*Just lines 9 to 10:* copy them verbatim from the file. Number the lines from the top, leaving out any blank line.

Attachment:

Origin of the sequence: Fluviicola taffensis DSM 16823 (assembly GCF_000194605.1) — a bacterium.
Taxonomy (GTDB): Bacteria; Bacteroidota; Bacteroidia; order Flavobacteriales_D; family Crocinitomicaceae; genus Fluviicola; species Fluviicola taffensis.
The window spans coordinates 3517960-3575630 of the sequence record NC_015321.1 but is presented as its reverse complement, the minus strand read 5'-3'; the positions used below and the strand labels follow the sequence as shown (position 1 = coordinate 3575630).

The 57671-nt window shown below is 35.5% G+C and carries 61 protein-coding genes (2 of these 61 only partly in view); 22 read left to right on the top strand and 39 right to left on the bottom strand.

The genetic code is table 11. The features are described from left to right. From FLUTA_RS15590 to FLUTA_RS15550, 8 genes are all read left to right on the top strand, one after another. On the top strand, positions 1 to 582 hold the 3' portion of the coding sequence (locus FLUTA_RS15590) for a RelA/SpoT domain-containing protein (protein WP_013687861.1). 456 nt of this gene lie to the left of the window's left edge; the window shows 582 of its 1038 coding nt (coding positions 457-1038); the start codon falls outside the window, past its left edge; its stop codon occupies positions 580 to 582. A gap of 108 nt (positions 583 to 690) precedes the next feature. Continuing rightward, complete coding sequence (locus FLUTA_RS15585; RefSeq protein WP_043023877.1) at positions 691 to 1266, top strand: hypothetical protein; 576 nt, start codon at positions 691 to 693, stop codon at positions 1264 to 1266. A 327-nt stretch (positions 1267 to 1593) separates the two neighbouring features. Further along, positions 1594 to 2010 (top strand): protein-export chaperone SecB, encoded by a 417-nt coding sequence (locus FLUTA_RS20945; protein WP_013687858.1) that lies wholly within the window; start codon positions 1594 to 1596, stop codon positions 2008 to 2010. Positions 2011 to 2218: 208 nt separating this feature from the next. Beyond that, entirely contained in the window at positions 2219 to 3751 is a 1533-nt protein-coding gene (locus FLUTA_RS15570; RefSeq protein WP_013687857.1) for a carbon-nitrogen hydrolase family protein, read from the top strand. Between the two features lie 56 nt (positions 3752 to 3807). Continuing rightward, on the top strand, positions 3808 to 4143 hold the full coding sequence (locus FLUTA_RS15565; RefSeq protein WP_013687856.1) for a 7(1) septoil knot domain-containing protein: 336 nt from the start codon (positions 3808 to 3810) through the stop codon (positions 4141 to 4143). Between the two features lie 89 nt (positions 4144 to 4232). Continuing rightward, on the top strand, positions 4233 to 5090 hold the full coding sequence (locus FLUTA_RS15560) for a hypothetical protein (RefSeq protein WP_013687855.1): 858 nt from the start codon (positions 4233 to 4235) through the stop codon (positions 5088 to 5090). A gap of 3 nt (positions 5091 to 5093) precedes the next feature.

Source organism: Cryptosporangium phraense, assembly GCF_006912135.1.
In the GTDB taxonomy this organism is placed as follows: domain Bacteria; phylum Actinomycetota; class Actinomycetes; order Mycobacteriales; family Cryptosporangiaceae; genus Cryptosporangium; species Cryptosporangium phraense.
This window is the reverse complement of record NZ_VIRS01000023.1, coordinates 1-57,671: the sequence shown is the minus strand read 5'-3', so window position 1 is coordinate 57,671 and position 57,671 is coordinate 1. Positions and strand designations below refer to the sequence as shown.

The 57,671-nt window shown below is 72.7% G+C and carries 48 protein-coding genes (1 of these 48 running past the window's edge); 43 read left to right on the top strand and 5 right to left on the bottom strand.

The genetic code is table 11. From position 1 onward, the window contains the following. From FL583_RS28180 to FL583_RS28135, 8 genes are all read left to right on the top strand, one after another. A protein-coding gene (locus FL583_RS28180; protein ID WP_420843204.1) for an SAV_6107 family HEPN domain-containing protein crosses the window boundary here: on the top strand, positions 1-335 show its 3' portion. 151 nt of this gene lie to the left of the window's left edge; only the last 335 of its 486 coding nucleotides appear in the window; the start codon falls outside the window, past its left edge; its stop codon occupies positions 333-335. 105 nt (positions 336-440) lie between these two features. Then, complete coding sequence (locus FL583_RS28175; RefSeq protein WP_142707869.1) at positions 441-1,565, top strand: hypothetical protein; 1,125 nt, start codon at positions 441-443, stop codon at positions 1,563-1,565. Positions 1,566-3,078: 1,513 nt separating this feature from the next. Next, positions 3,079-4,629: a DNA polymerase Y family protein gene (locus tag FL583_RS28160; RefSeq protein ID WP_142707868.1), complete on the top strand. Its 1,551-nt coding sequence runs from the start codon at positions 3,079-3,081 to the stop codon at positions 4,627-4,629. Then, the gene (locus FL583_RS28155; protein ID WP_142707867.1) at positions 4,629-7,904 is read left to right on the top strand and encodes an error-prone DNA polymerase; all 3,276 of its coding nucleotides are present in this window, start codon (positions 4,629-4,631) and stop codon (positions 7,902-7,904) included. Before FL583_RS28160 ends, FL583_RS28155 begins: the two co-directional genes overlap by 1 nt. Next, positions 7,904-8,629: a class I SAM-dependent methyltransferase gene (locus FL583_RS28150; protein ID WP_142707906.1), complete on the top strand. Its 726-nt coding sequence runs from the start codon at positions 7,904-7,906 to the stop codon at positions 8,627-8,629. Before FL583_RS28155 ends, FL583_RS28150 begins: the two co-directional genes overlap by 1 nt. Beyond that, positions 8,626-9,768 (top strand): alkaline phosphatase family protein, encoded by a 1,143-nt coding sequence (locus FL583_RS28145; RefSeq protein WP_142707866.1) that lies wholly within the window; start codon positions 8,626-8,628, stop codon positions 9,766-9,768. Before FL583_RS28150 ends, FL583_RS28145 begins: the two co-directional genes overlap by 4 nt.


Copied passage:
The 57,671-nt window shown below is 72.7% G+C and carries 48 protein-coding genes (1 of these 48 running past the window's edge); 43 read left to right on the top strand and 5 right to left on the bottom strand.

The genetic code is table 11. From position 1 onward, the window contains the following. From FL583_RS28180 to FL583_RS28135, 8 genes are all read left to right on the top strand, one after another. A protein-coding gene (locus FL583_RS28180; protein ID WP_420843204.1) for an SAV_6107 family HEPN domain-containing protein crosses the window boundary here: on the top strand, positions 1-335 show its 3' portion. 151 nt of this gene lie to the left of the window's left edge; only the last 335 of its 486 coding nucleotides appear in the window; the start codon falls outside the window, past its left edge; its stop codon occupies positions 333-335. 105 nt (positions 336-440) lie between these two features. Then, complete coding sequence (locus FL583_RS28175; RefSeq protein WP_142707869.1) at positions 441-1,565, top strand: hypothetical protein; 1,125 nt, start codon at positions 441-443, stop codon at positions 1,563-1,565. Positions 1,566-3,078: 1,513 nt separating this feature from the next. Next, positions 3,079-4,629: a DNA polymerase Y family protein gene (locus tag FL583_RS28160; RefSeq protein ID WP_142707868.1), complete on the top strand. Its 1,551-nt coding sequence runs from the start codon at positions 3,079-3,081 to the stop codon at positions 4,627-4,629. Then, the gene (locus FL583_RS28155; protein ID WP_142707867.1) at positions 4,629-7,904 is read left to right on the top strand and encodes an error-prone DNA polymerase; all 3,276 of its coding nucleotides are present in this window, start codon (positions 4,629-4,631) and stop codon (positions 7,902-7,904) included. Before FL583_RS28160 ends, FL583_RS28155 begins: the two co-directional genes overlap by 1 nt. Next, positions 7,904-8,629: a class I SAM-dependent methyltransferase gene (locus FL583_RS28150; protein ID WP_142707906.1), complete on the top strand. Its 726-nt coding sequence runs from the start codon at positions 7,904-7,906 to the stop codon at positions 8,627-8,629. Before FL583_RS28155 ends, FL583_RS28150 begins: the two co-directional genes overlap by 1 nt. Beyond that, positions 8,626-9,768 (top strand): alkaline phosphatase family protein, encoded by a 1,143-nt coding sequence (locus FL583_RS28145; RefSeq protein WP_142707866.1) that lies wholly within the window; start codon positions 8,626-8,628, stop codon positions 9,766-9,768. Before FL583_RS28150 ends, FL583_RS28145 begins: the two co-directional genes overlap by 4 nt.